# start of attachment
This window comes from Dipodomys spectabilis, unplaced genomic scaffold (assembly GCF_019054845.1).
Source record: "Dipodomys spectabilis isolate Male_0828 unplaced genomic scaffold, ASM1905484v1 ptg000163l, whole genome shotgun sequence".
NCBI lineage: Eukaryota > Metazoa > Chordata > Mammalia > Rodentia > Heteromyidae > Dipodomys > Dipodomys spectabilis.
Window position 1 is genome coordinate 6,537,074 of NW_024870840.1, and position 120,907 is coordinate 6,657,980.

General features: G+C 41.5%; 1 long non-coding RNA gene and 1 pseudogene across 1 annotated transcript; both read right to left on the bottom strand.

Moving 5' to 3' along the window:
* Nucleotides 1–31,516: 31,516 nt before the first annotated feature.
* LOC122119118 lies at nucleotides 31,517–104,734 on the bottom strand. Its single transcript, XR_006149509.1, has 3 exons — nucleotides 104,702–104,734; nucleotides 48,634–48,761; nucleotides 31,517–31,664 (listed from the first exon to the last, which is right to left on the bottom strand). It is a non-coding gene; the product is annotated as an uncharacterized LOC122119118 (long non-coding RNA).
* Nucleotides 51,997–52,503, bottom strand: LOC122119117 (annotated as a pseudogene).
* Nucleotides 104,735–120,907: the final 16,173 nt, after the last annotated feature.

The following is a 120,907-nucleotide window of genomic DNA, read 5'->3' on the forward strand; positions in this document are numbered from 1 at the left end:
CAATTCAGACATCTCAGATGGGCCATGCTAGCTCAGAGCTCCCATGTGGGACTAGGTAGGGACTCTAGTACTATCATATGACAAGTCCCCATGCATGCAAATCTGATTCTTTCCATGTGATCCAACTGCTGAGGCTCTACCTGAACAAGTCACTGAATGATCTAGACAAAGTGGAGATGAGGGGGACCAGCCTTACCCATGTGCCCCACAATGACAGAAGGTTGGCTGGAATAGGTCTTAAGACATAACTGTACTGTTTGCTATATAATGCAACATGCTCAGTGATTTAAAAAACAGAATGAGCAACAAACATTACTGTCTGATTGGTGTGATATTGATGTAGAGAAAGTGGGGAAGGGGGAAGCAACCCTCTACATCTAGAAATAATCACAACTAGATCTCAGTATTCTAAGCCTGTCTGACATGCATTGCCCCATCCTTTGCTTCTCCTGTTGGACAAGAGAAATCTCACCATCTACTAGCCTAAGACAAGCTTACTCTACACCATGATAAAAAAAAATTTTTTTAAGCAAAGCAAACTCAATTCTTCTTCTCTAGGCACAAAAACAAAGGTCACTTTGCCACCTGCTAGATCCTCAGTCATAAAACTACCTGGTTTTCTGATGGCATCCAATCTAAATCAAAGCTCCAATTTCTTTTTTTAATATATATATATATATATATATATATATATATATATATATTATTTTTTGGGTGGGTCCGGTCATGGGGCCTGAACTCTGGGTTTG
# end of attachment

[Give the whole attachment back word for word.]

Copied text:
This window comes from Dipodomys spectabilis, unplaced genomic scaffold (assembly GCF_019054845.1).
Source record: "Dipodomys spectabilis isolate Male_0828 unplaced genomic scaffold, ASM1905484v1 ptg000163l, whole genome shotgun sequence".
NCBI lineage: Eukaryota > Metazoa > Chordata > Mammalia > Rodentia > Heteromyidae > Dipodomys > Dipodomys spectabilis.
Window position 1 is genome coordinate 6,537,074 of NW_024870840.1, and position 120,907 is coordinate 6,657,980.

General features: G+C 41.5%; 1 long non-coding RNA gene and 1 pseudogene across 1 annotated transcript; both read right to left on the bottom strand.

Moving 5' to 3' along the window:
* Nucleotides 1–31,516: 31,516 nt before the first annotated feature.
* LOC122119118 lies at nucleotides 31,517–104,734 on the bottom strand. Its single transcript, XR_006149509.1, has 3 exons — nucleotides 104,702–104,734; nucleotides 48,634–48,761; nucleotides 31,517–31,664 (listed from the first exon to the last, which is right to left on the bottom strand). It is a non-coding gene; the product is annotated as an uncharacterized LOC122119118 (long non-coding RNA).
* Nucleotides 51,997–52,503, bottom strand: LOC122119117 (annotated as a pseudogene).
* Nucleotides 104,735–120,907: the final 16,173 nt, after the last annotated feature.

The following is a 120,907-nucleotide window of genomic DNA, read 5'->3' on the forward strand; positions in this document are numbered from 1 at the left end:
CAATTCAGACATCTCAGATGGGCCATGCTAGCTCAGAGCTCCCATGTGGGACTAGGTAGGGACTCTAGTACTATCATATGACAAGTCCCCATGCATGCAAATCTGATTCTTTCCATGTGATCCAACTGCTGAGGCTCTACCTGAACAAGTCACTGAATGATCTAGACAAAGTGGAGATGAGGGGGACCAGCCTTACCCATGTGCCCCACAATGACAGAAGGTTGGCTGGAATAGGTCTTAAGACATAACTGTACTGTTTGCTATATAATGCAACATGCTCAGTGATTTAAAAAACAGAATGAGCAACAAACATTACTGTCTGATTGGTGTGATATTGATGTAGAGAAAGTGGGGAAGGGGGAAGCAACCCTCTACATCTAGAAATAATCACAACTAGATCTCAGTATTCTAAGCCTGTCTGACATGCATTGCCCCATCCTTTGCTTCTCCTGTTGGACAAGAGAAATCTCACCATCTACTAGCCTAAGACAAGCTTACTCTACACCATGATAAAAAAAAATTTTTTTAAGCAAAGCAAACTCAATTCTTCTTCTCTAGGCACAAAAACAAAGGTCACTTTGCCACCTGCTAGATCCTCAGTCATAAAACTACCTGGTTTTCTGATGGCATCCAATCTAAATCAAAGCTCCAATTTCTTTTTTTAATATATATATATATATATATATATATATATATATATATATTATTTTTTGGGTGGGTCCGGTCATGGGGCCTGAACTCTGGGTTTG